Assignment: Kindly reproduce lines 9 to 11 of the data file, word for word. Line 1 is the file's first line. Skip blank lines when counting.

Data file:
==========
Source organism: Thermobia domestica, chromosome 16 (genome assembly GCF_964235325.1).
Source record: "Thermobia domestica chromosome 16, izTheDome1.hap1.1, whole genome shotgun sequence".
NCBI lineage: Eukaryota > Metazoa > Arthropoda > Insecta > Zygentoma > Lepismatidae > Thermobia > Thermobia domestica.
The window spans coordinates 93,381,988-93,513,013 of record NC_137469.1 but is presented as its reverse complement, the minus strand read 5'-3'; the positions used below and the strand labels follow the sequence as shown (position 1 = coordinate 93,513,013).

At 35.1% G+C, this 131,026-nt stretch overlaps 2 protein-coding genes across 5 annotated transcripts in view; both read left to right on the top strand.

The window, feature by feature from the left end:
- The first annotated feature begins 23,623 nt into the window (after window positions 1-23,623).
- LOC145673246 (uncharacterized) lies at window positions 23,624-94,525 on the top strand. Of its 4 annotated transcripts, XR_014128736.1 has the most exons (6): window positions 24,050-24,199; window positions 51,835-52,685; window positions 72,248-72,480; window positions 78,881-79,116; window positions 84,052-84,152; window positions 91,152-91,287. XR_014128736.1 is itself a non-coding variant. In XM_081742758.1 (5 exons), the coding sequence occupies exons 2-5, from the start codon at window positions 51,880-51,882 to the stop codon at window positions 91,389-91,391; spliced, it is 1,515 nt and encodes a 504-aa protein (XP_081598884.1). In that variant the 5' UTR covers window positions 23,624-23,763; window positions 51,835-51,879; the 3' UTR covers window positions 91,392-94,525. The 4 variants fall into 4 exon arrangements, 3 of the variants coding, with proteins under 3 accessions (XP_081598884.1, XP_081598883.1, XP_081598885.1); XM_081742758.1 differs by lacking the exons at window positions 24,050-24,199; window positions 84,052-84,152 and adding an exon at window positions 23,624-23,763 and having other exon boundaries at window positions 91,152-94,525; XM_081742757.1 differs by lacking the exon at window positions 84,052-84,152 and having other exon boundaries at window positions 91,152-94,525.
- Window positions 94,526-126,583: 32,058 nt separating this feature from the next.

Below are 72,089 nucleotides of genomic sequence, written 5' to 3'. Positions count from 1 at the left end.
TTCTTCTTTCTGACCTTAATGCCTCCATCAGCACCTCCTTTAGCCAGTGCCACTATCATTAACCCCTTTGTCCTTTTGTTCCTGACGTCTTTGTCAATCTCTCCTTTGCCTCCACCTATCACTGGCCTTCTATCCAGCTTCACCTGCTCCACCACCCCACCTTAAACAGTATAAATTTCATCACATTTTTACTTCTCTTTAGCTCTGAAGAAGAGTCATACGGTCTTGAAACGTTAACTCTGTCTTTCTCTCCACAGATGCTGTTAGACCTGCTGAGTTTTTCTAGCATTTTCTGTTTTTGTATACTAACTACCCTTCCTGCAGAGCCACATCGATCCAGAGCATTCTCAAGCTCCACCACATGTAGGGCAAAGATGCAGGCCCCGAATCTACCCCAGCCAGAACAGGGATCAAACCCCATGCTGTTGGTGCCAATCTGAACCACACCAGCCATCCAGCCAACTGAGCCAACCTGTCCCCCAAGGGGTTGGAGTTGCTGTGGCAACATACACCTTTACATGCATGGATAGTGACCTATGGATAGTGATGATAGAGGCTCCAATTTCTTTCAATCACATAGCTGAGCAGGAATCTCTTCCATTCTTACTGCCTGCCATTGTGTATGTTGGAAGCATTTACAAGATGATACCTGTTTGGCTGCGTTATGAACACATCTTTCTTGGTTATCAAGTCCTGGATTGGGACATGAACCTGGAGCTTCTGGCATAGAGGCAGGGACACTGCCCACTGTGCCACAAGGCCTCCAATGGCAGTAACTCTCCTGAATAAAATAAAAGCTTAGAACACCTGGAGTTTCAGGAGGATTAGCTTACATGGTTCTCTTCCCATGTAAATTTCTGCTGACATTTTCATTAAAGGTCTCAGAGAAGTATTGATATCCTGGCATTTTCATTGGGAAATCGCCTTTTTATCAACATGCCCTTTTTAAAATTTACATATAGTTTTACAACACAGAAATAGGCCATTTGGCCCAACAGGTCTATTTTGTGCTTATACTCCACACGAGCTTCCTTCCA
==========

- Window positions 94,526-126,583: 32,058 nt separating this feature from the next.

Below are 72,089 nucleotides of genomic sequence, written 5' to 3'. Positions count from 1 at the left end.
TTCTTCTTTCTGACCTTAATGCCTCCATCAGCACCTCCTTTAGCCAGTGCCACTATCATTAACCCCTTTGTCCTTTTGTTCCTGACGTCTTTGTCAATCTCTCCTTTGCCTCCACCTATCACTGGCCTTCTATCCAGCTTCACCTGCTCCACCACCCCACCTTAAACAGTATAAATTTCATCACATTTTTACTTCTCTTTAGCTCTGAAGAAGAGTCATACGGTCTTGAAACGTTAACTCTGTCTTTCTCTCCACAGATGCTGTTAGACCTGCTGAGTTTTTCTAGCATTTTCTGTTTTTGTATACTAACTACCCTTCCTGCAGAGCCACATCGATCCAGAGCATTCTCAAGCTCCACCACATGTAGGGCAAAGATGCAGGCCCCGAATCTACCCCAGCCAGAACAGGGATCAAACCCCATGCTGTTGGTGCCAATCTGAACCACACCAGCCATCCAGCCAACTGAGCCAACCTGTCCCCCAAGGGGTTGGAGTTGCTGTGGCAACATACACCTTTACATGCATGGATAGTGACCTATGGATAGTGATGATAGAGGCTCCAATTTCTTTCAATCACATAGCTGAGCAGGAATCTCTTCCATTCTTACTGCCTGCCATTGTGTATGTTGGAAGCATTTACAAGATGATACCTGTTTGGCTGCGTTATGAACACATCTTTCTTGGTTATCAAGTCCTGGATTGGGACATGAACCTGGAGCTTCTGGCATAGAGGCAGGGACACTGCCCACTGTGCCACAAGGCCTCCAATGGCAGTAACTCTCCTGAATAAAATAAAAGCTTAGAACACCTGGAGTTTCAGGAGGATTAGCTTACATGGTTCTCTTCCCATGTAAATTTCTGCTGACATTTTCATTAAAGGTCTCAGAGAAGTATTGATATCCTGGCATTTTCATTGGGAAATCGCCTTTTTATCAACATGCCCTTTTTAAAATTTACATATAGTTTTACAACACAGAAATAGGCCATTTGGCCCAACAGGTCTATTTTGTGCTTATACTCCACACGAGCTTCCTTCCA